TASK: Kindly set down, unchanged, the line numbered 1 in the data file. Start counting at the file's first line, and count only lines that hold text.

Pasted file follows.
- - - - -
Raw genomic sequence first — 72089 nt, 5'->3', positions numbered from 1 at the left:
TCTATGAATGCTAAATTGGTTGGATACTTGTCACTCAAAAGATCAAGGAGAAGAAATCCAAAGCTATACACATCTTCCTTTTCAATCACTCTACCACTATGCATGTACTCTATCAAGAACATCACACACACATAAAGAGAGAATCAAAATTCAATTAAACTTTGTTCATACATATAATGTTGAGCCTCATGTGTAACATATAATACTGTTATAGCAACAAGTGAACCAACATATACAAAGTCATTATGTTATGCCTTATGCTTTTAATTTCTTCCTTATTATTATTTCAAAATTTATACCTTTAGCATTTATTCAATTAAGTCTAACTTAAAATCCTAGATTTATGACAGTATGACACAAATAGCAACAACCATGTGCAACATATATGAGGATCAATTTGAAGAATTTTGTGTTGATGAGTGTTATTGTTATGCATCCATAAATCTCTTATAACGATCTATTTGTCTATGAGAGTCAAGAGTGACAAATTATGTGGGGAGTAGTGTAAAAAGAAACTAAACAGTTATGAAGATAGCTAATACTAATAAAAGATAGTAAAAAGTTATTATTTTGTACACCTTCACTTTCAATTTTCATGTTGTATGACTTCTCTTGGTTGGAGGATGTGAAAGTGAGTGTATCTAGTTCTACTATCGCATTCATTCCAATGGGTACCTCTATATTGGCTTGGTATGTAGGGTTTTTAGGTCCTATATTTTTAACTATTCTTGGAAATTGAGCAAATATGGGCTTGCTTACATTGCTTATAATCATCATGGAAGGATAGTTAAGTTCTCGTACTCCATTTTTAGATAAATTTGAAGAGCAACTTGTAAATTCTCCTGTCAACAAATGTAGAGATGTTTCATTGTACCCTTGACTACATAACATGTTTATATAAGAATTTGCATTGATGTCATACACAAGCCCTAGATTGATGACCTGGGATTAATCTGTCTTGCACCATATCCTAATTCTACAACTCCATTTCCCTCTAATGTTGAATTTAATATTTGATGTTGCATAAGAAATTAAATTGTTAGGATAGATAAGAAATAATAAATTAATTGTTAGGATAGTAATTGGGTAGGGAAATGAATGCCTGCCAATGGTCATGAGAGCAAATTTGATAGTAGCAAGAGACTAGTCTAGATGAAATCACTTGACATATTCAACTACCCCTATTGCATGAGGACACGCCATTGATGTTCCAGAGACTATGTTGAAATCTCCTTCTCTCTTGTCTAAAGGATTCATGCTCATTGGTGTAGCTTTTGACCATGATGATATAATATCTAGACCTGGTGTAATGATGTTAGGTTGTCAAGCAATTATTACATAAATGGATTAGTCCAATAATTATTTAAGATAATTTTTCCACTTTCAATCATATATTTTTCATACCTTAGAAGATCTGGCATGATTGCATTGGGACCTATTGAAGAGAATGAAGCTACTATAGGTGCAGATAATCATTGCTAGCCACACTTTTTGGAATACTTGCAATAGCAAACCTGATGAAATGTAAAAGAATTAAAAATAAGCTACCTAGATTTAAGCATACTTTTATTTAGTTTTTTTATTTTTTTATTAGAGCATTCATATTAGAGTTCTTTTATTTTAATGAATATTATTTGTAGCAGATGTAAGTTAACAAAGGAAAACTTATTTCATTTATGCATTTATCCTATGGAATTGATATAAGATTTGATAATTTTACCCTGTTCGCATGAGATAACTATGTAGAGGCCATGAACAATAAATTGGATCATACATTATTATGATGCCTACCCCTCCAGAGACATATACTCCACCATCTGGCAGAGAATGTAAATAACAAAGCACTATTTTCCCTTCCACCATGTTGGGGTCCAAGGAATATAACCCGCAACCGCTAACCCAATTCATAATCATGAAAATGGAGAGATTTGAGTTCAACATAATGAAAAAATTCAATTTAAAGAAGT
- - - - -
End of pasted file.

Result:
Raw genomic sequence first — 72089 nt, 5'->3', positions numbered from 1 at the left: